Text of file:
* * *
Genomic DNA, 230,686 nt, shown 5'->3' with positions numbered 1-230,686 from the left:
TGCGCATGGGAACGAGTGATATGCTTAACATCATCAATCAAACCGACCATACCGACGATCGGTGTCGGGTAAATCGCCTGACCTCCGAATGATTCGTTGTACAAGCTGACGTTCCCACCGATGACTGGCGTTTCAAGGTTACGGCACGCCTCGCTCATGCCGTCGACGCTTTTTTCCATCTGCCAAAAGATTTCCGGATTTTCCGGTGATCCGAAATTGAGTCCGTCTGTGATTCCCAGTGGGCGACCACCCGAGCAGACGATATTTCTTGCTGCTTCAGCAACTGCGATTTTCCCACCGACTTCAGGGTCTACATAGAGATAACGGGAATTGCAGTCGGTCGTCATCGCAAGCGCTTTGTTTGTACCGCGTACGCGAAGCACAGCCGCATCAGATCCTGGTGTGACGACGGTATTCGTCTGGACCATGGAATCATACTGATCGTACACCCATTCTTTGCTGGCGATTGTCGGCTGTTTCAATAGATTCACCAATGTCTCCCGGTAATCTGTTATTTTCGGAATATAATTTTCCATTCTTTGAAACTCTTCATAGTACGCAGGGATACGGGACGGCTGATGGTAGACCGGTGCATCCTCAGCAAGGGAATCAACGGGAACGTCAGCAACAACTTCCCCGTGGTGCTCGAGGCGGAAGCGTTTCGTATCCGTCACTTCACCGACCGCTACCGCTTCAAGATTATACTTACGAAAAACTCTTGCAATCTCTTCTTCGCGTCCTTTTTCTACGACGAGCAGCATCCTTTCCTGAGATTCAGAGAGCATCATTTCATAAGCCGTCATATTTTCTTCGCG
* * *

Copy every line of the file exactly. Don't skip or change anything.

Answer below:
Genomic DNA, 230,686 nt, shown 5'->3' with positions numbered 1-230,686 from the left:
TGCGCATGGGAACGAGTGATATGCTTAACATCATCAATCAAACCGACCATACCGACGATCGGTGTCGGGTAAATCGCCTGACCTCCGAATGATTCGTTGTACAAGCTGACGTTCCCACCGATGACTGGCGTTTCAAGGTTACGGCACGCCTCGCTCATGCCGTCGACGCTTTTTTCCATCTGCCAAAAGATTTCCGGATTTTCCGGTGATCCGAAATTGAGTCCGTCTGTGATTCCCAGTGGGCGACCACCCGAGCAGACGATATTTCTTGCTGCTTCAGCAACTGCGATTTTCCCACCGACTTCAGGGTCTACATAGAGATAACGGGAATTGCAGTCGGTCGTCATCGCAAGCGCTTTGTTTGTACCGCGTACGCGAAGCACAGCCGCATCAGATCCTGGTGTGACGACGGTATTCGTCTGGACCATGGAATCATACTGATCGTACACCCATTCTTTGCTGGCGATTGTCGGCTGTTTCAATAGATTCACCAATGTCTCCCGGTAATCTGTTATTTTCGGAATATAATTTTCCATTCTTTGAAACTCTTCATAGTACGCAGGGATACGGGACGGCTGATGGTAGACCGGTGCATCCTCAGCAAGGGAATCAACGGGAACGTCAGCAACAACTTCCCCGTGGTGCTCGAGGCGGAAGCGTTTCGTATCCGTCACTTCACCGACCGCTACCGCTTCAAGATTATACTTACGAAAAACTCTTGCAATCTCTTCTTCGCGTCCTTTTTCTACGACGAGCAGCATCCTTTCCTGAGATTCAGAGAGCATCATTTCATAAGCCGTCATATTTTCTTCGCG